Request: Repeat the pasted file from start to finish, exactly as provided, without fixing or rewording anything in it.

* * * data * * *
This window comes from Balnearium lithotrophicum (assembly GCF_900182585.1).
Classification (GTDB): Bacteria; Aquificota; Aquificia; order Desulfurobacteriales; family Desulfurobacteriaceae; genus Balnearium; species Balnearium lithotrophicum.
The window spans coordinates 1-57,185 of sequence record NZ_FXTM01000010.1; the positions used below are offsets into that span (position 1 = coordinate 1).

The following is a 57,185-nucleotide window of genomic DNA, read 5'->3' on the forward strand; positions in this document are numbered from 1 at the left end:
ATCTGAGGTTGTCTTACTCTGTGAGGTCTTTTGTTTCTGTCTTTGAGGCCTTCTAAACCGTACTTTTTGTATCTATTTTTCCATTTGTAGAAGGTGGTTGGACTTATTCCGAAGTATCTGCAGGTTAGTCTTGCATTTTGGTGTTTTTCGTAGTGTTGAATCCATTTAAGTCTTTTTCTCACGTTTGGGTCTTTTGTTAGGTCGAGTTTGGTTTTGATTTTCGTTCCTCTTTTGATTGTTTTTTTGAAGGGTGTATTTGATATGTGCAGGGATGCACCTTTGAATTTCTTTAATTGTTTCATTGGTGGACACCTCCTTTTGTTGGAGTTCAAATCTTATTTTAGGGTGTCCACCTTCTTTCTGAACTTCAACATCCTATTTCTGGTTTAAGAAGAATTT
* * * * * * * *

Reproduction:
This window comes from Balnearium lithotrophicum (assembly GCF_900182585.1).
Classification (GTDB): Bacteria; Aquificota; Aquificia; order Desulfurobacteriales; family Desulfurobacteriaceae; genus Balnearium; species Balnearium lithotrophicum.
The window spans coordinates 1-57,185 of sequence record NZ_FXTM01000010.1; the positions used below are offsets into that span (position 1 = coordinate 1).

The following is a 57,185-nucleotide window of genomic DNA, read 5'->3' on the forward strand; positions in this document are numbered from 1 at the left end:
ATCTGAGGTTGTCTTACTCTGTGAGGTCTTTTGTTTCTGTCTTTGAGGCCTTCTAAACCGTACTTTTTGTATCTATTTTTCCATTTGTAGAAGGTGGTTGGACTTATTCCGAAGTATCTGCAGGTTAGTCTTGCATTTTGGTGTTTTTCGTAGTGTTGAATCCATTTAAGTCTTTTTCTCACGTTTGGGTCTTTTGTTAGGTCGAGTTTGGTTTTGATTTTCGTTCCTCTTTTGATTGTTTTTTTGAAGGGTGTATTTGATATGTGCAGGGATGCACCTTTGAATTTCTTTAATTGTTTCATTGGTGGACACCTCCTTTTGTTGGAGTTCAAATCTTATTTTAGGGTGTCCACCTTCTTTCTGAACTTCAACATCCTATTTCTGGTTTAAGAAGAATTT